But even given such history, Salke’s call for more “niche” programming is a major reversal on the part of broadcast network leadership. Even while admitting that much of the entertainment industry’s programming is unpopular and offensive to most Americans, Greenblatt at least gave lip service to the notion that a broadcast network should produce programming most people like. Salke’s statement is a true departure for a major broadcast network executive: she is openly proclaiming that it is better for the network to drive away the vast majority of casual viewers, including families, in the hope of gaining a few “passionate” ones. This is like alienating five old friends for the sake of making one new one.
It would be interesting to see how well this sentiment resonates with the advertisers who sponsor NBC’s shows. Most advertisers want their commercials seen by as many consumers as possible; but this will hardly be the case if Salke’s vision comes to fruition. It seems unlikely that most advertisers will be satisfied with 10 “passionate” customers, rather than 1000 casual ones.
Salke’s thinking is guided by two individuals. The success of their film The Lego Movie has apparently made Phil Lord and Christopher Miller the go-to gurus of the Hollywood elite.
Asserting that “We’re not in as much of a big-tent landscape anymore,” Lord and Miller urge the creation of more “high-concept” programming like ABC’s The Muppets, and Fox’s The Last Man on Earth, about the lone survivor of an apocalypse. (Not coincidentally, Lord and Miller are the executive producers of the latter.) Yet neither series has caught on, either with “niche” audiences or mass ones…though it’s worth noting that the first few episodes of The Muppets had a huge viewership, which rapidly evaporated once parents and families saw the drinking,sexual innuendo,and mean-spirited characterizations that ABC’s showrunners imposed on the formerly family-friendly franchise.
Indeed, The Muppets failed because it turned characters beloved for their family-friendly optimism into snide, mean-spirited, shallow, and self-obsessed stereotypes of typical Hollywood behavior – precisely for the purpose of appealing to “passionate” niche audiences by making the beloved children’s characters “trendy,” “ironic,” and “subversive.” Those in Hollywood thought a small, “passionate” audience would love the new take on the innocent characters. The result was that ALL audiences – niche and mass alike — reviled the show and deserted it in droves.
Perhaps the most revealing observation is Miller’s lament that TV today is “competing not just against what’s on television right now, but against everything that’s been made in the history of television,” with programs from I Love Lucy to The Andy Griffith Show to The Brady Bunch to Family Ties still in reruns on cable, streaming services like Netflix, Hulu, and Amazon Prime, and digital broadcast subchannels like MeTV and Antenna TV.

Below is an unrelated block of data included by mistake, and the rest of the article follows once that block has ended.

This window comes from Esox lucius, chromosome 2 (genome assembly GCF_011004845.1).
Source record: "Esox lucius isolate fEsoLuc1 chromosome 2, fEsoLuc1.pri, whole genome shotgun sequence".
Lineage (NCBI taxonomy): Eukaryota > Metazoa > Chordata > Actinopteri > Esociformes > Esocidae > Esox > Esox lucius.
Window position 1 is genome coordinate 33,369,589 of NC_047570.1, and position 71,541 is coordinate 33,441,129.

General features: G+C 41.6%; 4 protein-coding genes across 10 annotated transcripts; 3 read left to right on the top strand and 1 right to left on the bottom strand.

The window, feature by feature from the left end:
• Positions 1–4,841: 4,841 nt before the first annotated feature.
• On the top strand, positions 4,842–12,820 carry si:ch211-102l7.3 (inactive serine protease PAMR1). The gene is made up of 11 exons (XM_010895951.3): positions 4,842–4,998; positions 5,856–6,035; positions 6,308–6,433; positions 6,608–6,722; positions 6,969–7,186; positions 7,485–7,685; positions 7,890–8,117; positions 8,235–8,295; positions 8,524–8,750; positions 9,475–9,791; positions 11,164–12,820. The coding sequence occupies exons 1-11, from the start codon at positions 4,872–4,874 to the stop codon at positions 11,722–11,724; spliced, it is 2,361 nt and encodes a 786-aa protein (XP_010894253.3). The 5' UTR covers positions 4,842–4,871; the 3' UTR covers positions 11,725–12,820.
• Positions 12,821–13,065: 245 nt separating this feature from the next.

Lord and Miller claim that, as a result of the continued popularity of and competition from such TV classics, modern shows must “push beyond accepted boundaries.” But if old comedies like Leave It To Beaver are still drawing viewers, maybe it’s because audiences desperately crave something free of offensive content, which they can actually watch with their families.
The answer to broadcasters’ dilemma is not to produce ever-more sordid and extreme programming, but to compete with established family classics by producing more new family classics now.
But such programming won’t make network bosses look “cool” at their high-priced cocktail parties with fellow hollywood insiders. It would only please millions of viewers who are now deprived of anything suitable to watch with their children. And it would serve “the public interest.” That may be a legal obligation of holding a license to use the public’s own airwaves; but what self-respecting Hollywood “creative” would make a program appealing to the ignorant hicks in flyover land, rather than a tiny clique of Beverly Hills hipsters?
Instead of desperately churning out programs with ever-wilder and less-relatable premises – which, really, are nothing more than modern versions of shows like I Dream of Jeannie and My Mother the Car with sex, gore, and profanity — maybe the networks ought to try something *really* radical…like a comedy which eschews non-stop sex jokes and toilet humor. And instead of desperately trying to be “trendy” and pandering to a tiny clique of elitists, maybe the networks ought to consider making programming that touches viewers’ desire for happiness, optimism, and warmth.
You know. Something the entire family can watch.